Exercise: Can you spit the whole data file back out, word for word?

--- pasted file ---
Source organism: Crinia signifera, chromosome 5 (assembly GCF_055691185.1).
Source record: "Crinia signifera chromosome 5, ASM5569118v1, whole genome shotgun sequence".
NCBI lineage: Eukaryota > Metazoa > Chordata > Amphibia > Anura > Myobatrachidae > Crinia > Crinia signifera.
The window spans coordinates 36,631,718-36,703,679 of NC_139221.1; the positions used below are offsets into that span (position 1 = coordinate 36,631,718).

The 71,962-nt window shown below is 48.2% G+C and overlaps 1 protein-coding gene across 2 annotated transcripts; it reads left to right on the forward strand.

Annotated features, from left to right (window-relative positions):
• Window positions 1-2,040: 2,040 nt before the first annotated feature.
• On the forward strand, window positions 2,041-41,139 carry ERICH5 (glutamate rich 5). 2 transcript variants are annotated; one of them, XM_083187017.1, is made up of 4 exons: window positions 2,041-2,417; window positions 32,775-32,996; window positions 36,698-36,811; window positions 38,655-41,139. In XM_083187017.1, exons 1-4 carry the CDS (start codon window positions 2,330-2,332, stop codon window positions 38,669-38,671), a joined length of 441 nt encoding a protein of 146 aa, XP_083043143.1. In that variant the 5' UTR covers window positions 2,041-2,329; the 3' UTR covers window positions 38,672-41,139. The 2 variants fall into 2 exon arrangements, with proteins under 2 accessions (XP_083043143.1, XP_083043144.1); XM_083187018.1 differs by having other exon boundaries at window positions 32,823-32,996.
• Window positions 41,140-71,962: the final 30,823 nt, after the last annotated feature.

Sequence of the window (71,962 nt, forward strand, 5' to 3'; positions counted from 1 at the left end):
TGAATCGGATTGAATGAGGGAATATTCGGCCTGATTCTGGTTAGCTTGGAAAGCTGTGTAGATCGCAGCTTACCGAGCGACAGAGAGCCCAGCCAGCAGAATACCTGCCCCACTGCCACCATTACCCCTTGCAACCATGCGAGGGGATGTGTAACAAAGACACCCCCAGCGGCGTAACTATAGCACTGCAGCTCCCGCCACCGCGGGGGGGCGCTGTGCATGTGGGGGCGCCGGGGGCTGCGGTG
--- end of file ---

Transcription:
Source organism: Crinia signifera, chromosome 5 (assembly GCF_055691185.1).
Source record: "Crinia signifera chromosome 5, ASM5569118v1, whole genome shotgun sequence".
NCBI lineage: Eukaryota > Metazoa > Chordata > Amphibia > Anura > Myobatrachidae > Crinia > Crinia signifera.
The window spans coordinates 36,631,718-36,703,679 of NC_139221.1; the positions used below are offsets into that span (position 1 = coordinate 36,631,718).

The 71,962-nt window shown below is 48.2% G+C and overlaps 1 protein-coding gene across 2 annotated transcripts; it reads left to right on the forward strand.

Annotated features, from left to right (window-relative positions):
• Window positions 1-2,040: 2,040 nt before the first annotated feature.
• On the forward strand, window positions 2,041-41,139 carry ERICH5 (glutamate rich 5). 2 transcript variants are annotated; one of them, XM_083187017.1, is made up of 4 exons: window positions 2,041-2,417; window positions 32,775-32,996; window positions 36,698-36,811; window positions 38,655-41,139. In XM_083187017.1, exons 1-4 carry the CDS (start codon window positions 2,330-2,332, stop codon window positions 38,669-38,671), a joined length of 441 nt encoding a protein of 146 aa, XP_083043143.1. In that variant the 5' UTR covers window positions 2,041-2,329; the 3' UTR covers window positions 38,672-41,139. The 2 variants fall into 2 exon arrangements, with proteins under 2 accessions (XP_083043143.1, XP_083043144.1); XM_083187018.1 differs by having other exon boundaries at window positions 32,823-32,996.
• Window positions 41,140-71,962: the final 30,823 nt, after the last annotated feature.

Sequence of the window (71,962 nt, forward strand, 5' to 3'; positions counted from 1 at the left end):
TGAATCGGATTGAATGAGGGAATATTCGGCCTGATTCTGGTTAGCTTGGAAAGCTGTGTAGATCGCAGCTTACCGAGCGACAGAGAGCCCAGCCAGCAGAATACCTGCCCCACTGCCACCATTACCCCTTGCAACCATGCGAGGGGATGTGTAACAAAGACACCCCCAGCGGCGTAACTATAGCACTGCAGCTCCCGCCACCGCGGGGGGGCGCTGTGCATGTGGGGGCGCCGGGGGCTGCGGTG